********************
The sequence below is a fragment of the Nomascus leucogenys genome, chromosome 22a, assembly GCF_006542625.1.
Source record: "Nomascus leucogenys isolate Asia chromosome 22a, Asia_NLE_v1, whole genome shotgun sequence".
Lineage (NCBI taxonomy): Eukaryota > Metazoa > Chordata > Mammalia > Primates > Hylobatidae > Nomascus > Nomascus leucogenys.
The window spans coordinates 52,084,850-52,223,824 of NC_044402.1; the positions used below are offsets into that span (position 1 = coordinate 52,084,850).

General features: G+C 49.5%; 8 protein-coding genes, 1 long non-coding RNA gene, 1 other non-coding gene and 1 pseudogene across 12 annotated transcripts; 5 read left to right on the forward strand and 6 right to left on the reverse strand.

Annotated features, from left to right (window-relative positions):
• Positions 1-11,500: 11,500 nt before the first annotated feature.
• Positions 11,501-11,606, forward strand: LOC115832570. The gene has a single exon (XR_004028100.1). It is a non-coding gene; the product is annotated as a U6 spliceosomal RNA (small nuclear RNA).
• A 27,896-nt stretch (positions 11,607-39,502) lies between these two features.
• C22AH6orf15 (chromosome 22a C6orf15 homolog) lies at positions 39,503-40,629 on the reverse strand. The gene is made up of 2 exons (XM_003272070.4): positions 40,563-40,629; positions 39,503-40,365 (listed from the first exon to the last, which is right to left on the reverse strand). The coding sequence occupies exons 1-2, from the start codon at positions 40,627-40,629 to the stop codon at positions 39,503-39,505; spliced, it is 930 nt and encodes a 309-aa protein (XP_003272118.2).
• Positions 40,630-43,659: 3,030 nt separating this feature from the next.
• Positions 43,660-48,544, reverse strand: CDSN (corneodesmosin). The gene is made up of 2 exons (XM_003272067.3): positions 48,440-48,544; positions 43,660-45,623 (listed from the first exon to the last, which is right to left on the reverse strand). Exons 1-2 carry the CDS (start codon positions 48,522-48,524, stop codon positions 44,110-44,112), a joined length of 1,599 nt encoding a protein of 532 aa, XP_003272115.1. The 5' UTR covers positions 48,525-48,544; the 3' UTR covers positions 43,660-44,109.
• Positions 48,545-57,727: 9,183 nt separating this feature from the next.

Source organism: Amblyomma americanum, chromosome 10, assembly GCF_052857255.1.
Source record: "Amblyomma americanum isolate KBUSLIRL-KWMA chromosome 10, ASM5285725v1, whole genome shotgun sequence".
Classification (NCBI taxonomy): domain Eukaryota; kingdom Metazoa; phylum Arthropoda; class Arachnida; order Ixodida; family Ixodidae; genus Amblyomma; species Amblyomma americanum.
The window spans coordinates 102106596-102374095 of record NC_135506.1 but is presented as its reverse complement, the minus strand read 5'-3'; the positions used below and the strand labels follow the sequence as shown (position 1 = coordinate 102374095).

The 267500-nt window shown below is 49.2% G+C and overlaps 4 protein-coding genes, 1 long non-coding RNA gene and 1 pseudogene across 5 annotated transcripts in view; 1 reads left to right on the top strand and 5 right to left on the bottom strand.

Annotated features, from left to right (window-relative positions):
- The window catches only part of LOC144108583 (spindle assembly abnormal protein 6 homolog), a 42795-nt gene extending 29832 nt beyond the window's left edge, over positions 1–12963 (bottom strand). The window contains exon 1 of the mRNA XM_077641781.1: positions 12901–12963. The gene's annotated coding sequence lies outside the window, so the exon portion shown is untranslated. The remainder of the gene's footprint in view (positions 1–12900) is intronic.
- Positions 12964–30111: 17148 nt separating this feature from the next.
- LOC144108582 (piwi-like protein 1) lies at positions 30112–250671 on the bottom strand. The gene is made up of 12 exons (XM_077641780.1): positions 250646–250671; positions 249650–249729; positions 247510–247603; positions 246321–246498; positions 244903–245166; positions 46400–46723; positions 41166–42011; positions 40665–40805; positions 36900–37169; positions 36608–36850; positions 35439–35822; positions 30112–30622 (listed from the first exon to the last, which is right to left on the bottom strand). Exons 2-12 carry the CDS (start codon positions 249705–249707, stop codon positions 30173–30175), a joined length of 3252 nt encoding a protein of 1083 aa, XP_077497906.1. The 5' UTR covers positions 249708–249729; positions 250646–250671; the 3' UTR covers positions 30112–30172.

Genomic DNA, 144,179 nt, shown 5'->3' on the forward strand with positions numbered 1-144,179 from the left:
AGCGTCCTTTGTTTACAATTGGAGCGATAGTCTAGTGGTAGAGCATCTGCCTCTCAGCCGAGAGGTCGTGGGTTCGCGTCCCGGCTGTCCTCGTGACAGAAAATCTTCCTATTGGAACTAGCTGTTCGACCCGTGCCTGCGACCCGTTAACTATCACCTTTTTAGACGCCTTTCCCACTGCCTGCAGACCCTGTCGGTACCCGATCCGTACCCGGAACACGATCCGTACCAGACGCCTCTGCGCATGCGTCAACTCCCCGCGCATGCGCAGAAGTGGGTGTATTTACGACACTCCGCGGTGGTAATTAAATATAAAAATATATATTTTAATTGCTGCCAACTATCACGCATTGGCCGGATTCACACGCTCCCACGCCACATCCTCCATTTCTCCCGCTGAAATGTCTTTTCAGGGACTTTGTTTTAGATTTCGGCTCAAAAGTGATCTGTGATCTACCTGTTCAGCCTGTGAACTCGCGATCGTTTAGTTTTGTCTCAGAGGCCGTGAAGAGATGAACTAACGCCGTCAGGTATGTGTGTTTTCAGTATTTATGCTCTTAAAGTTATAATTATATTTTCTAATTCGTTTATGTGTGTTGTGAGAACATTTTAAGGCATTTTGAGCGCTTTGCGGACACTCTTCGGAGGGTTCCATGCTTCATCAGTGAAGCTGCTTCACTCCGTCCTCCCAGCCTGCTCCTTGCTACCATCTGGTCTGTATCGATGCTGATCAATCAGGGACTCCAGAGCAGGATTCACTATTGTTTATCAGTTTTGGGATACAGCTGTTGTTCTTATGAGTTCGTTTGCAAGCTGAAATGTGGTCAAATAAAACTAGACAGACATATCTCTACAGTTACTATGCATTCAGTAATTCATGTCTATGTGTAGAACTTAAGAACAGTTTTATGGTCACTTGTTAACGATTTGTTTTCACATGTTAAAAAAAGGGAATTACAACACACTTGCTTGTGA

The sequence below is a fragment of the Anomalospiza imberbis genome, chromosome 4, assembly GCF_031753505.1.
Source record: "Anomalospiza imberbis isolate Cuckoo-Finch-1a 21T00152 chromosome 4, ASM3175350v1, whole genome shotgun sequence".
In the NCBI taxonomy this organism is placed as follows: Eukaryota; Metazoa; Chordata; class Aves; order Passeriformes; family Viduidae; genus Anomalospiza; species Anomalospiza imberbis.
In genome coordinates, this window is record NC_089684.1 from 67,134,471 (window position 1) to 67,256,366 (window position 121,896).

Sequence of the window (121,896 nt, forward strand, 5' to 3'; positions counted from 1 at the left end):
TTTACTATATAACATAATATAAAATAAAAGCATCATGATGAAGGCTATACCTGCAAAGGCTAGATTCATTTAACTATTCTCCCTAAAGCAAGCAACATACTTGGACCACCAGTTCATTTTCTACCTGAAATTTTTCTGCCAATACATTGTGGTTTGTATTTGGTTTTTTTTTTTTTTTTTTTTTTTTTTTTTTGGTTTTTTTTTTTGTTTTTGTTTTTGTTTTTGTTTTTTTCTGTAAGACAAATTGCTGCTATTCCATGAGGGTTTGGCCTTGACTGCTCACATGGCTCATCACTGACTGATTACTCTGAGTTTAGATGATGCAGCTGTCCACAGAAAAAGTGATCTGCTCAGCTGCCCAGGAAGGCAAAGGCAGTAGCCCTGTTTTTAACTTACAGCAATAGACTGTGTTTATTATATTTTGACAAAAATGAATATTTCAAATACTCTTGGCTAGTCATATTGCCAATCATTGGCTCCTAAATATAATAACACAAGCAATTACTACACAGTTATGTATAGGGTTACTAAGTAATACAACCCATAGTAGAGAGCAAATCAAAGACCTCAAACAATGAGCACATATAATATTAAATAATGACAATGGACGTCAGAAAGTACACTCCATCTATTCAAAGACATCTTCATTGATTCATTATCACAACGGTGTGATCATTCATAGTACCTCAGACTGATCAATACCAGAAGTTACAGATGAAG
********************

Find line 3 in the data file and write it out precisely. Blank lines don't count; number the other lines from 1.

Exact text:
Lineage (NCBI taxonomy): Eukaryota > Metazoa > Chordata > Mammalia > Primates > Hylobatidae > Nomascus > Nomascus leucogenys.